Friday, November 10, 2017

The origins of the bodice-ripper cover: Playboy Press?

Over the past month, I've been slowly reading through John Markert's Romance Publishing: The History of an Industry, 1940s to the Present (published in 2016 by McFarlane & Co.). Market is a sociologist, not a literary critic, and thus his book focuses not on analyzing literary texts or trends, but instead on "the structure of the romance publishing industry, and, in particular, the key role of decision makers within the industry who decide what novels to select or reject" (5).

And who decide what cover images will adorn those selected novels.

For me, the most fascinating fact in the early chapters of Markert's book is his discussion of the role Playboy Press played in the packaging of what publishers and writers were beginning to call "bodice-rippers" in the romance market of the 1970s. Though the trend for publishing historical romances "spicer and more sensual than any of the romance subgenres being published at the time" began with Avon, and their 1972 paperback original The Flame and The Flower, the number of sexy historicals being published began to climb at a rapid pace only after Playboy Press entered the market in 1976.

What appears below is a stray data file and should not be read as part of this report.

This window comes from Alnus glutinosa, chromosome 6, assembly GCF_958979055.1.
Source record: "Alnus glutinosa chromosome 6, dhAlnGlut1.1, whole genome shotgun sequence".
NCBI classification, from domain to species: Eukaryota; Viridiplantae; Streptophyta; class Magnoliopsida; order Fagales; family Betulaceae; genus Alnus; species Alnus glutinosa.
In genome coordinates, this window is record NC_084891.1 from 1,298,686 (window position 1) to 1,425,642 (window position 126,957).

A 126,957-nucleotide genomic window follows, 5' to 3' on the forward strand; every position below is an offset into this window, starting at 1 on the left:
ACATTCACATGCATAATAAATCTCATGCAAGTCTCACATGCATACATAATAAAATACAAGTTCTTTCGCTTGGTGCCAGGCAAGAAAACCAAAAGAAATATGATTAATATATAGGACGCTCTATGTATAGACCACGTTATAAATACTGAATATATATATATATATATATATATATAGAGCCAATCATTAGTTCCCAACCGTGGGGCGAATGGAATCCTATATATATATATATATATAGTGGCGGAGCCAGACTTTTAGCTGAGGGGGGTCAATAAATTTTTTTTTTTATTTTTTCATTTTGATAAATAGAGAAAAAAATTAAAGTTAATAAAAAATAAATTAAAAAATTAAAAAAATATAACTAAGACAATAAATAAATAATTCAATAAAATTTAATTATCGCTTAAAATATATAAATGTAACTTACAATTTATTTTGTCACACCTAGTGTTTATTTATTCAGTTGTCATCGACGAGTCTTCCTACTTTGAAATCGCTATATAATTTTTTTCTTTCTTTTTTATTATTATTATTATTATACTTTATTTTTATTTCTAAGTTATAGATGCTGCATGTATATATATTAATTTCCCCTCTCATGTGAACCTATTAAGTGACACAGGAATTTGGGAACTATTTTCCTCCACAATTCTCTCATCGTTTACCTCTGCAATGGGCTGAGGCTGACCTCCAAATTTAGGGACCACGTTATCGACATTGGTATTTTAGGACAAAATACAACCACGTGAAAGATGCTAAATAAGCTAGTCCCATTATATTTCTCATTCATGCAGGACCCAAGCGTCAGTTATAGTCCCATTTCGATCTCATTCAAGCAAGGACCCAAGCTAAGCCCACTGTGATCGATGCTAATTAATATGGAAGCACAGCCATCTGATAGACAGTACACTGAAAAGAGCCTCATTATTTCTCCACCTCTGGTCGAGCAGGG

In his interviews with Mary Ann Stuart, editorial director for Playboy Press in the 1970s, Markert heard that Stuart had proposed the idea of publishing sexy historicals to Playboy management in 1975. But management was worried about producing a product aimed at women because "the company had always thought of itself as primarily in the entertainment business for men" (51). But with the success of Barbara Bonham's Proud Passion (the book sold more than half a million copies by the end of 1976, the year of its publication), the higher-ups at Playboy were convinced. And unlike Avon, which debuted only seven new historical romance authors between 1972 and 1979, Playboy Press issued five historical romance titles per month.

Before their venture into the romance market, Playboy Press had distributed books primarily through mail-order. But to reach the romance market, the Press signed a distribution agreement with Pocket Books, which imposed a five title limit per month. After the termination of that contract, Playboy Press upped their publishing schedule again, this time to ten books per month. And by the time Playboy Press was sold to Berkely-Jove in 1982, the monthly production had been upped again, this time to fifteen sensual historicals each month.

The original 1972 cover
As Markert notes, the cover of Avon's early sensual historicals did not look much different from those of other, "tamer" romance books being published in the 1970s. Playboy's Mary Ann Stuart felt they needed to package their books differently, Markert reports: was essential that the cover tell the reader what to expect from the book's content. The cover illustrations were particularly important to Playboy because, unlike Avon, it did not have a developed group of writers whose names the readers would recognize; moreover, Playboy could not spend much on advertising to promote the number of new authors it was releasing to meet its monthly production schedule. (53-54).